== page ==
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A year round marsh, called the Eagle Marsh, is part of the wildlife refuge and sits on the south side of Buena Vista Road about 1 km (3/4 of a mile) west of the junction with Ankeny Hill Road. The marsh features a gravel parking lot (except the wheelchair parking lot spaces are concrete) and a shelter ("Eagle Marsh Kiosk") that is on the south side of Buena Vista Road.
The shelter features a few benches so that you can view the local wildlife, and some signs that have information about the local wildlife.
This would be a good place to stop during the summer months, as the all year water supply is an attraction to the water birds. The very small white spot you can see in the photos is a white egret - hunting for things in the middle of a very dry month.
Oh, and if you haven't figured it out by looking at the photos, telephoto equipment would be very helpful here.
What you will see here depends a great deal on what sort of mood the birds are in. Certainly in winter there are Canada geese that winter here, but the water is also deep enough to support divers such as bufflehead and ruddy ducks. Tundra swans also winter here, and there have been reports of there being occasional trumpeter swans - though normally they don't winter this far south. Summer months may see an occasional pelican, and there are shore birds that come through on their southward migration in late summer. Swallows fly over the water collecting insects, and a few of them will build clinging nests inside the marsh overlook shelter (so watch where you step and sit!). There is usually at least one great egret hanging around during any season, and a great blue heron or two as well.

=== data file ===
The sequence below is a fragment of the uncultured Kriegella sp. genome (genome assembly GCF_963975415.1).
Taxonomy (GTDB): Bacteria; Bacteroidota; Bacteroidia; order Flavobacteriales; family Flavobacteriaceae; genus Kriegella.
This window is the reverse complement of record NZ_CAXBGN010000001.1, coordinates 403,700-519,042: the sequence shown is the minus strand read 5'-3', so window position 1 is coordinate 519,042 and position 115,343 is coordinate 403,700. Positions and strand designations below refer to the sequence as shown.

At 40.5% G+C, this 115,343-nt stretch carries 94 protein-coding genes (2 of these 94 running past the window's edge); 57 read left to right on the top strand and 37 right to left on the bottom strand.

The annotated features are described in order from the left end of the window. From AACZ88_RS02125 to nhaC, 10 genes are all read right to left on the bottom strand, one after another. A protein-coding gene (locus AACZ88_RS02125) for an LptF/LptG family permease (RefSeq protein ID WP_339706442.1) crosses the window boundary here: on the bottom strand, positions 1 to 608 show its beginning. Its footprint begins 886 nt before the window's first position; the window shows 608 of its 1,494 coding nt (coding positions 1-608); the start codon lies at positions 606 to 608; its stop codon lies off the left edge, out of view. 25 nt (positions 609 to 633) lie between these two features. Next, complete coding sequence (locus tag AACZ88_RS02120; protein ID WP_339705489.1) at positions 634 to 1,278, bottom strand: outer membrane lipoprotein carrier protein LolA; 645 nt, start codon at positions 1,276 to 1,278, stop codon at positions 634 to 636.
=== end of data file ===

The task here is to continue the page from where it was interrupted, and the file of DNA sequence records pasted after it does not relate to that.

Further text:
Check the trees on the west side of the marsh for birds of prey. The name "Eagle Marsh" was earned, as these trees are a popular place for bald eagle to hang out and wait for a duck or goose to look like a meal. I have also seen kestrel, red-tailed hawks, and a few other birds of prey roosting in those trees for the same purpose.
Updated Jan 10, 2012
Despite the name, and despite the railroad line running through the Ankeny Wildlife Refuge, the "rail trail" is not a railroad line converted to a trail, nor is it a trail running beside a railroad line.
In fact, the name comes from the "rail marsh" which supposedly attracts a number of rails (the type of bird), though just how the rails know that those particular marshes are for them I'm not certain. I'm quite certain, in fact, that you will find quite a bit other than rails in those marshes as well!
The rail trail runs along one of the marshes on a gravel trail. After passing through a forested area, the trail then separates into two. Going right goes along a fairly long bridgework path that keeps the trail above the swamp during the wet part of the year. Going straight at this junction leads to an area that is closed between October 1st and March 31, so it may not even be an option for you to go there depending on the time of year that you are visiting.
The trail continues in a loop that goes into an area that will be covered in water most of the year, and makes a loop back to the parking area.
It is possible to make several other loops that are not part of the official trail, but this does go into the area that is officially closed between October 1st and March 31st, so don't go off the all-year trail unless you are visiting during the late spring and early summer months.
Written Aug 28, 2008
While the overlook isn't anywhere near as high as surrounding hills, it does provide a wonderful view of the northern edge of this wildlife refuge. There is a single picnic table, and a few shade trees, as well as the only public restroom in the entire facility.